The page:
Leptospermum scoparium – Mānuka or Tea Tree
Profusion of pink flowers covers the tree for weeks in late spring.
This is a large bush, growing up to 4M tall. It is an evergreen with dense branches covered by small, stiff leaves that have a spine at their tip. This species is often confused with the closely related species Kānuka, especially when plants are young. The easiest way to tell the difference is to feel their foliage; Mānuka is prickly (Mean) and Kānuka is soft (Kind). Varieties are available in burgundy, pink or white, and with single or double flowers.
L. scoparium is a New Zealand native, where it is found throughout the country. Despite 83 million years of separation L. scoparium is also native to SE Australia. It is a pioneer species, colonising newly cleared ground (eg after bush fires). It may be that its spread was promoted by the arrival of the Polynesian people, whose fire and forest-clearing brought about the conditions for Mānuka to flourish. Early explorers used the leaves to make a kind of tea drink. It is now cultivated in New Zealand for bees to produce the improbably expensive Mānuka honey.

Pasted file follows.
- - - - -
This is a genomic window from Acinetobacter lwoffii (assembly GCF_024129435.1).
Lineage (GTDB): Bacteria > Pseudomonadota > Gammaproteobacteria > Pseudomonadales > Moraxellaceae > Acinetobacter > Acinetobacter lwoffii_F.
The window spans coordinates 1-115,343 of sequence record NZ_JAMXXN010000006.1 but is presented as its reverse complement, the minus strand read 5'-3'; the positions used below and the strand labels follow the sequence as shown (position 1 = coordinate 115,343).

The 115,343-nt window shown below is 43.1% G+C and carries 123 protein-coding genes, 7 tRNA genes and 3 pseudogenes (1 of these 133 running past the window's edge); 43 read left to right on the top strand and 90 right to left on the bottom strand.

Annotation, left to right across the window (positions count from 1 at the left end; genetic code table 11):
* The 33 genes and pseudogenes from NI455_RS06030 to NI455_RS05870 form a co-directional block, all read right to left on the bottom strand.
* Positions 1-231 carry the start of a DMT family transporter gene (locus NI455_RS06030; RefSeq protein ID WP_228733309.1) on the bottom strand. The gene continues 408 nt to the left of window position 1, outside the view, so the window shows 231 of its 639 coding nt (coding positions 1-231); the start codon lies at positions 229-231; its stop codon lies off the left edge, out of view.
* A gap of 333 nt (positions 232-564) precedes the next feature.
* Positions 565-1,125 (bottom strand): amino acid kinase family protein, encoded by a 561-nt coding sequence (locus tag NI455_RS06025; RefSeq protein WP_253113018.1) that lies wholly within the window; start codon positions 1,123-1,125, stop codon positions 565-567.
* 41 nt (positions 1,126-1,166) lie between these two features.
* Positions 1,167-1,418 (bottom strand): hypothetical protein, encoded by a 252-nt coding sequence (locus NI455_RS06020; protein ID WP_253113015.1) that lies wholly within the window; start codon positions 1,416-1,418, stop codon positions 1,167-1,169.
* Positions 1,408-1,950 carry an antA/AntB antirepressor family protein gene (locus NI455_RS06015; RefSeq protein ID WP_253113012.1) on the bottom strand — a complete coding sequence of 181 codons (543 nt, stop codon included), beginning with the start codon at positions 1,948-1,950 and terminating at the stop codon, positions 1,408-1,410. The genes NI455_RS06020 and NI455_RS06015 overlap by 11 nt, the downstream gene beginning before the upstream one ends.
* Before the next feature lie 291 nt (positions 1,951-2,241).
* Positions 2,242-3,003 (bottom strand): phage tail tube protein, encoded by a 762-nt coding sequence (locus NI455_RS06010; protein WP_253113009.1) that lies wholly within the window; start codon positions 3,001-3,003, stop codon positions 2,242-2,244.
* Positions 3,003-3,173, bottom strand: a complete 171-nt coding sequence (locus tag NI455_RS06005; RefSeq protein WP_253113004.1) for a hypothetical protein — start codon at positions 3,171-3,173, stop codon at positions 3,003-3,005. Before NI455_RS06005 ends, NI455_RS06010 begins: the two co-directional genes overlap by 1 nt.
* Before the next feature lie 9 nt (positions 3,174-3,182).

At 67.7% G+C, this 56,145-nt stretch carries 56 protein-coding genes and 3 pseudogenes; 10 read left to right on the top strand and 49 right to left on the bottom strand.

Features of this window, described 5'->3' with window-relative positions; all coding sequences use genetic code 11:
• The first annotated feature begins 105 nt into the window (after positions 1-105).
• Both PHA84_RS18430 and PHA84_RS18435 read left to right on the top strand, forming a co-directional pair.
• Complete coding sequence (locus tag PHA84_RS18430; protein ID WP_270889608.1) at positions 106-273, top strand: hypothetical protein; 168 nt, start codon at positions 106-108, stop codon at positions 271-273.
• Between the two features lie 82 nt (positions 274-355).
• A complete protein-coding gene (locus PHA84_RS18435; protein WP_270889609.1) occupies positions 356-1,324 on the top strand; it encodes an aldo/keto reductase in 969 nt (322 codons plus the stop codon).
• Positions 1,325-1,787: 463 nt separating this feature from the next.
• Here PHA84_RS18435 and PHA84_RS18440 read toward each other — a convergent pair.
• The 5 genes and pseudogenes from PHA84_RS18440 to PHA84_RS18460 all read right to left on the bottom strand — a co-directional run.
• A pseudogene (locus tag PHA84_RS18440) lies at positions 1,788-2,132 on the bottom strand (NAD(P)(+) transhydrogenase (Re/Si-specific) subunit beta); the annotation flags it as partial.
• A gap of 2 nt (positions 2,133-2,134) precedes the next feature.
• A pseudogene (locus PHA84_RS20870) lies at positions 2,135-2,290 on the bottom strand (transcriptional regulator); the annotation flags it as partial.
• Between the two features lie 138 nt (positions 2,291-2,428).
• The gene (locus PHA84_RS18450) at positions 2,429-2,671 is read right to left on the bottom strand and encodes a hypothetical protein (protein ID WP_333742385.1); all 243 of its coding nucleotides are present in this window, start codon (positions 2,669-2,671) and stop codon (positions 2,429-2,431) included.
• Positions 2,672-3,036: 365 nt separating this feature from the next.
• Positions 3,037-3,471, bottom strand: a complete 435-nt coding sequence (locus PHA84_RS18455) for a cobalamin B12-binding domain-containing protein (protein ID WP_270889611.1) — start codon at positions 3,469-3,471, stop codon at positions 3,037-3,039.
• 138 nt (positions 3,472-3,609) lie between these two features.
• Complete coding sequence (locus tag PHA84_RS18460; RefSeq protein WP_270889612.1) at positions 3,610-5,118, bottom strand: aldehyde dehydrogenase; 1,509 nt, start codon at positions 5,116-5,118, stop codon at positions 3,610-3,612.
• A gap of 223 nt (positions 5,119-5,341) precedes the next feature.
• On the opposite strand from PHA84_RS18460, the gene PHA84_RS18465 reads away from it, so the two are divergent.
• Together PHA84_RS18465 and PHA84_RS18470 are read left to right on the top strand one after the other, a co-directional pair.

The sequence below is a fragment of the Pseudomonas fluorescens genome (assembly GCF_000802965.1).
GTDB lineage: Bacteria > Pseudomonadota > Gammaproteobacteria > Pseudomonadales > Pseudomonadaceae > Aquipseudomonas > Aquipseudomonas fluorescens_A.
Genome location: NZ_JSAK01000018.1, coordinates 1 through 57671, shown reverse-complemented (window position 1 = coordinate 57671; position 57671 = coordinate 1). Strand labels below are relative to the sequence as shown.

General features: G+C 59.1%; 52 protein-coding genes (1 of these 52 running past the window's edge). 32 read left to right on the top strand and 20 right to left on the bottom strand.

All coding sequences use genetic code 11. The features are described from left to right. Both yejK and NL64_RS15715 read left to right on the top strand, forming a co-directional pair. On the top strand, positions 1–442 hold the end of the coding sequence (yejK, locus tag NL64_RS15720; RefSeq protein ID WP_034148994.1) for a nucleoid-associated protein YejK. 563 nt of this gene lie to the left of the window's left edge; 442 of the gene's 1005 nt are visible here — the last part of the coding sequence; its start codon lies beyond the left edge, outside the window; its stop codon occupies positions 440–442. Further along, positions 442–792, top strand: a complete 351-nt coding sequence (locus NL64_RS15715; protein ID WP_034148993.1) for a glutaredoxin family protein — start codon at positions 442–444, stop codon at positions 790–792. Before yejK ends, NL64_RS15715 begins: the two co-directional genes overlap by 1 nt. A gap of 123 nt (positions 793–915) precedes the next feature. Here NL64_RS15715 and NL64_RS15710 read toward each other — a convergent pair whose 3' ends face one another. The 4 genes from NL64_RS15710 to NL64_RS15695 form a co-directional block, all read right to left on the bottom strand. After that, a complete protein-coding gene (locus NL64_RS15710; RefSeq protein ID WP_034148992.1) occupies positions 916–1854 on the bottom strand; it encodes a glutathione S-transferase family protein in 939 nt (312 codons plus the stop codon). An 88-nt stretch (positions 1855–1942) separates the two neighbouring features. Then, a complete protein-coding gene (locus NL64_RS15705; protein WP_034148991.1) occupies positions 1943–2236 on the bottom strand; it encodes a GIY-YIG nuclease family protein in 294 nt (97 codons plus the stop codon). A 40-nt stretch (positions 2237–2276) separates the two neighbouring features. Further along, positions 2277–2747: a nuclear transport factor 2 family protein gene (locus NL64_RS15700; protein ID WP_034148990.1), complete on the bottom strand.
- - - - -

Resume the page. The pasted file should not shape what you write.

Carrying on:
Soil / Aspect:
This is a hardy and reliable plant. In the wild it flourishes from warm coastal areas, through to sub-alpine. In Tasman, we see it from the coast up to the tree-line on Mount Arthur. It prefers poor, acidic soil and plenty of sun. It is drought tolerant.
L. scoparium resents heavy pruning once it is established. So, prune to establish the shape you want whilst the plant is young. After that it is usually left to grow as it pleases.